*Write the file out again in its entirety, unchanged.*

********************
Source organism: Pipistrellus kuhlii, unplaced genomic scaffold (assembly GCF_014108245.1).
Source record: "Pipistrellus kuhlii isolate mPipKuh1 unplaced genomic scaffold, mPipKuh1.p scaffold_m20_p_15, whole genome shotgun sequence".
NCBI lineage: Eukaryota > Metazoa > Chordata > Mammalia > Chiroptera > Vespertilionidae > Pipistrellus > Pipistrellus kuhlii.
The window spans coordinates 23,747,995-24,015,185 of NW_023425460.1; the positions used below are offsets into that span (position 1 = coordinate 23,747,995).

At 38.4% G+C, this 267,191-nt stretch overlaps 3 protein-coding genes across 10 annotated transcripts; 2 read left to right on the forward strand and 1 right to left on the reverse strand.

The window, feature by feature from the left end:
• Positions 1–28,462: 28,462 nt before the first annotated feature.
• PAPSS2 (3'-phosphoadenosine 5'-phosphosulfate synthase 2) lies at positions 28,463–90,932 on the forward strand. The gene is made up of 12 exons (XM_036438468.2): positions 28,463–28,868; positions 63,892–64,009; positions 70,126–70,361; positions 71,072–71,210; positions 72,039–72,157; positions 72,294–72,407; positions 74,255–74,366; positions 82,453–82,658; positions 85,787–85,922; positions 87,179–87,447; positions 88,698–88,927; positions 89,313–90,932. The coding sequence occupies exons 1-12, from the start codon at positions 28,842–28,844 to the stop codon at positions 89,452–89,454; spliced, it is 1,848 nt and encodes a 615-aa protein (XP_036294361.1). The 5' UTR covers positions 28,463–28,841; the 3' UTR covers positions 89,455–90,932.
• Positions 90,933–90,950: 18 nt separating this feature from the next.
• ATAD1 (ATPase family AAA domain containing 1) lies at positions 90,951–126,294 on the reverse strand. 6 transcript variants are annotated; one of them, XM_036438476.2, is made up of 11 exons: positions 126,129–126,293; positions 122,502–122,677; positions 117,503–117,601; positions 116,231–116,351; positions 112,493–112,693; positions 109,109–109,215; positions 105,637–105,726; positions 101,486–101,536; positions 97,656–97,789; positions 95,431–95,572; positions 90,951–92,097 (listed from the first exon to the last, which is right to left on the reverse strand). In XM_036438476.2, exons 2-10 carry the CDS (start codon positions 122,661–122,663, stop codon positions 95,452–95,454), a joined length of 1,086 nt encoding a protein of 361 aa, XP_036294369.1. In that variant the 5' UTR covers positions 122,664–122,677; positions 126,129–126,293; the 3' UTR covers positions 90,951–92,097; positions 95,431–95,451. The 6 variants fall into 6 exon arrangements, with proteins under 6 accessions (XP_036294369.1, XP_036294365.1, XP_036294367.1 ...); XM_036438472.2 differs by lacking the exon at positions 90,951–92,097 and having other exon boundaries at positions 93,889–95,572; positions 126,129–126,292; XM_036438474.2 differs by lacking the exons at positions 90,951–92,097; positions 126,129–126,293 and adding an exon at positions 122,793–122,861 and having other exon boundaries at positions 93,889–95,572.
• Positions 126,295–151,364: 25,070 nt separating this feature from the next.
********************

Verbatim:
Source organism: Pipistrellus kuhlii, unplaced genomic scaffold (assembly GCF_014108245.1).
Source record: "Pipistrellus kuhlii isolate mPipKuh1 unplaced genomic scaffold, mPipKuh1.p scaffold_m20_p_15, whole genome shotgun sequence".
NCBI lineage: Eukaryota > Metazoa > Chordata > Mammalia > Chiroptera > Vespertilionidae > Pipistrellus > Pipistrellus kuhlii.
The window spans coordinates 23,747,995-24,015,185 of NW_023425460.1; the positions used below are offsets into that span (position 1 = coordinate 23,747,995).

At 38.4% G+C, this 267,191-nt stretch overlaps 3 protein-coding genes across 10 annotated transcripts; 2 read left to right on the forward strand and 1 right to left on the reverse strand.

The window, feature by feature from the left end:
• Positions 1–28,462: 28,462 nt before the first annotated feature.
• PAPSS2 (3'-phosphoadenosine 5'-phosphosulfate synthase 2) lies at positions 28,463–90,932 on the forward strand. The gene is made up of 12 exons (XM_036438468.2): positions 28,463–28,868; positions 63,892–64,009; positions 70,126–70,361; positions 71,072–71,210; positions 72,039–72,157; positions 72,294–72,407; positions 74,255–74,366; positions 82,453–82,658; positions 85,787–85,922; positions 87,179–87,447; positions 88,698–88,927; positions 89,313–90,932. The coding sequence occupies exons 1-12, from the start codon at positions 28,842–28,844 to the stop codon at positions 89,452–89,454; spliced, it is 1,848 nt and encodes a 615-aa protein (XP_036294361.1). The 5' UTR covers positions 28,463–28,841; the 3' UTR covers positions 89,455–90,932.
• Positions 90,933–90,950: 18 nt separating this feature from the next.
• ATAD1 (ATPase family AAA domain containing 1) lies at positions 90,951–126,294 on the reverse strand. 6 transcript variants are annotated; one of them, XM_036438476.2, is made up of 11 exons: positions 126,129–126,293; positions 122,502–122,677; positions 117,503–117,601; positions 116,231–116,351; positions 112,493–112,693; positions 109,109–109,215; positions 105,637–105,726; positions 101,486–101,536; positions 97,656–97,789; positions 95,431–95,572; positions 90,951–92,097 (listed from the first exon to the last, which is right to left on the reverse strand). In XM_036438476.2, exons 2-10 carry the CDS (start codon positions 122,661–122,663, stop codon positions 95,452–95,454), a joined length of 1,086 nt encoding a protein of 361 aa, XP_036294369.1. In that variant the 5' UTR covers positions 122,664–122,677; positions 126,129–126,293; the 3' UTR covers positions 90,951–92,097; positions 95,431–95,451. The 6 variants fall into 6 exon arrangements, with proteins under 6 accessions (XP_036294369.1, XP_036294365.1, XP_036294367.1 ...); XM_036438472.2 differs by lacking the exon at positions 90,951–92,097 and having other exon boundaries at positions 93,889–95,572; positions 126,129–126,292; XM_036438474.2 differs by lacking the exons at positions 90,951–92,097; positions 126,129–126,293 and adding an exon at positions 122,793–122,861 and having other exon boundaries at positions 93,889–95,572.
• Positions 126,295–151,364: 25,070 nt separating this feature from the next.